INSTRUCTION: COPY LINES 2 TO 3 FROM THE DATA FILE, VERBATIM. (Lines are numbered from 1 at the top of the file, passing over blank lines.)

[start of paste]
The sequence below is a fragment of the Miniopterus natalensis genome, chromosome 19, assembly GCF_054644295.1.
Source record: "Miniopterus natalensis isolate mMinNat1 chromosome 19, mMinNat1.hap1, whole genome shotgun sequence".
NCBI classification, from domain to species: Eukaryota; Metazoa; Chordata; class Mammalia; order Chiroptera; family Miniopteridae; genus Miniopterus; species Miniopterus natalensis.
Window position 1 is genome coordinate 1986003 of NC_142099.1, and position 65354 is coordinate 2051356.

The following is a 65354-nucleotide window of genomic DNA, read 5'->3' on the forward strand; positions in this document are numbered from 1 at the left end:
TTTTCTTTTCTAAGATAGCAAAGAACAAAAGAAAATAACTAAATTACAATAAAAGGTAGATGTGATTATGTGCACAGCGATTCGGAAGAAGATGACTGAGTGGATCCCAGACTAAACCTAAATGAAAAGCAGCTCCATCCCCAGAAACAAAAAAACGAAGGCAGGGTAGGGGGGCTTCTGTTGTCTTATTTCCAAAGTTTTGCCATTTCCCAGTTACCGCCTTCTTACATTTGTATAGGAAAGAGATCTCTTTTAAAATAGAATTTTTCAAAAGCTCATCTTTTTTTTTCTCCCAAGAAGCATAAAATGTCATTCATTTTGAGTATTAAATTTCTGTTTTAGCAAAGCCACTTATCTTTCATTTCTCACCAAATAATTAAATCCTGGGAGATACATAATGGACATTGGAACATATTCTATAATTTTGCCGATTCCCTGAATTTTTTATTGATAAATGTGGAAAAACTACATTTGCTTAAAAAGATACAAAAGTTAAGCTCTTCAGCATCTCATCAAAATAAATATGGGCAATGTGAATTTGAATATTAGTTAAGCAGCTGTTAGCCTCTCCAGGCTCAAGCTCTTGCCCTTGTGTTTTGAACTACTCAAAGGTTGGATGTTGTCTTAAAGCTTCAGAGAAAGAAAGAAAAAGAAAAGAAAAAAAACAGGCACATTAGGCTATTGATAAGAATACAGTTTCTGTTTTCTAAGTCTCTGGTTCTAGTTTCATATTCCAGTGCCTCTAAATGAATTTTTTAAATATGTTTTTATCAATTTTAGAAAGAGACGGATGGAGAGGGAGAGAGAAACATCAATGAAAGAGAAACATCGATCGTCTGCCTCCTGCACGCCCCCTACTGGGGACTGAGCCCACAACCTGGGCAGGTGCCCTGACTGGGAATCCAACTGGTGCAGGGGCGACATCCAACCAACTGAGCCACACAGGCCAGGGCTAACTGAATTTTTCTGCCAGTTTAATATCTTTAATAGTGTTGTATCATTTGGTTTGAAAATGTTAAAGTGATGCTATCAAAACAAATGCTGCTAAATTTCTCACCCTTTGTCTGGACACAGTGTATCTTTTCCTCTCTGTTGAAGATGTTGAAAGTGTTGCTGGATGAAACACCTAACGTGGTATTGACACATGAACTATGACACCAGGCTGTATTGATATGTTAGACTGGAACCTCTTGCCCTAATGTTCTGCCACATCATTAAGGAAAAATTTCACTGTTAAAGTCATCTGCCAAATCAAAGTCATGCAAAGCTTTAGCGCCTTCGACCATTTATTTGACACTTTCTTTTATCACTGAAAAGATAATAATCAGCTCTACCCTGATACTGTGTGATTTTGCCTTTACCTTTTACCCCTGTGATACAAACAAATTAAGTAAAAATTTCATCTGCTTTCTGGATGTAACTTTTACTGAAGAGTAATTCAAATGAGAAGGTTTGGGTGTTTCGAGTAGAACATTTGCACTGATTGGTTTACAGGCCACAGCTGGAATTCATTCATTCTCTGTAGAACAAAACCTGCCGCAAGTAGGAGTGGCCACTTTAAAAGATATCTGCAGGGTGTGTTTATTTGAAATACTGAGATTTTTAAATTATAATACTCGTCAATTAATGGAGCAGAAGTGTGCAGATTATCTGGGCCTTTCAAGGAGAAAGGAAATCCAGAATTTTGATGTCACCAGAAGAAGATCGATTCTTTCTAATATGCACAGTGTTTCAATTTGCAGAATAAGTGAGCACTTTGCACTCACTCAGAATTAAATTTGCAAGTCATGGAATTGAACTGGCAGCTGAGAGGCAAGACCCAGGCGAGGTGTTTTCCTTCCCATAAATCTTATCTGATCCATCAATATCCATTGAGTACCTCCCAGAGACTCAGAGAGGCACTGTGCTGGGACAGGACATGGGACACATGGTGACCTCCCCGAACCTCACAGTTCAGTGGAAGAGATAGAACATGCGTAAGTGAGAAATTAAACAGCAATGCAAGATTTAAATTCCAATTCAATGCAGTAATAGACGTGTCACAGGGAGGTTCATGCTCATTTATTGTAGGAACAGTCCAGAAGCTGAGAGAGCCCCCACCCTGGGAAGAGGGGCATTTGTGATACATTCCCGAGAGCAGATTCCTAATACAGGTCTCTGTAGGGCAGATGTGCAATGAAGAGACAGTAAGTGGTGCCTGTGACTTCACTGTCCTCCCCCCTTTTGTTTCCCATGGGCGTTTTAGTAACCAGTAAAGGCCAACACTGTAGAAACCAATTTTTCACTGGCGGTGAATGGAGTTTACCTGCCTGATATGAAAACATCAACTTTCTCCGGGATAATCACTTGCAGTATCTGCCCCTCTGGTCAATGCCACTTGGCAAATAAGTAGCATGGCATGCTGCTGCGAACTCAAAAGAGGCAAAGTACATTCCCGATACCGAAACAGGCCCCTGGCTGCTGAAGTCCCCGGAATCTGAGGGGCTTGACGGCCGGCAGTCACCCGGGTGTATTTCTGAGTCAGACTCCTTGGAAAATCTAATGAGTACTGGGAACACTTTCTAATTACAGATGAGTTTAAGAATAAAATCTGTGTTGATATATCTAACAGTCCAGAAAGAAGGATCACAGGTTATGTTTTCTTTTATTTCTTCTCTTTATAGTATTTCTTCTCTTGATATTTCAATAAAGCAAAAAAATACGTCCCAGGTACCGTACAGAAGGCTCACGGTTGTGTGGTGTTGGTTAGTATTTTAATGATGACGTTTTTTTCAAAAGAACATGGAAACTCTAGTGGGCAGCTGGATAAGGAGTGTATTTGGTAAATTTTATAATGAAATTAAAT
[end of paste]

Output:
Source record: "Miniopterus natalensis isolate mMinNat1 chromosome 19, mMinNat1.hap1, whole genome shotgun sequence".
NCBI classification, from domain to species: Eukaryota; Metazoa; Chordata; class Mammalia; order Chiroptera; family Miniopteridae; genus Miniopterus; species Miniopterus natalensis.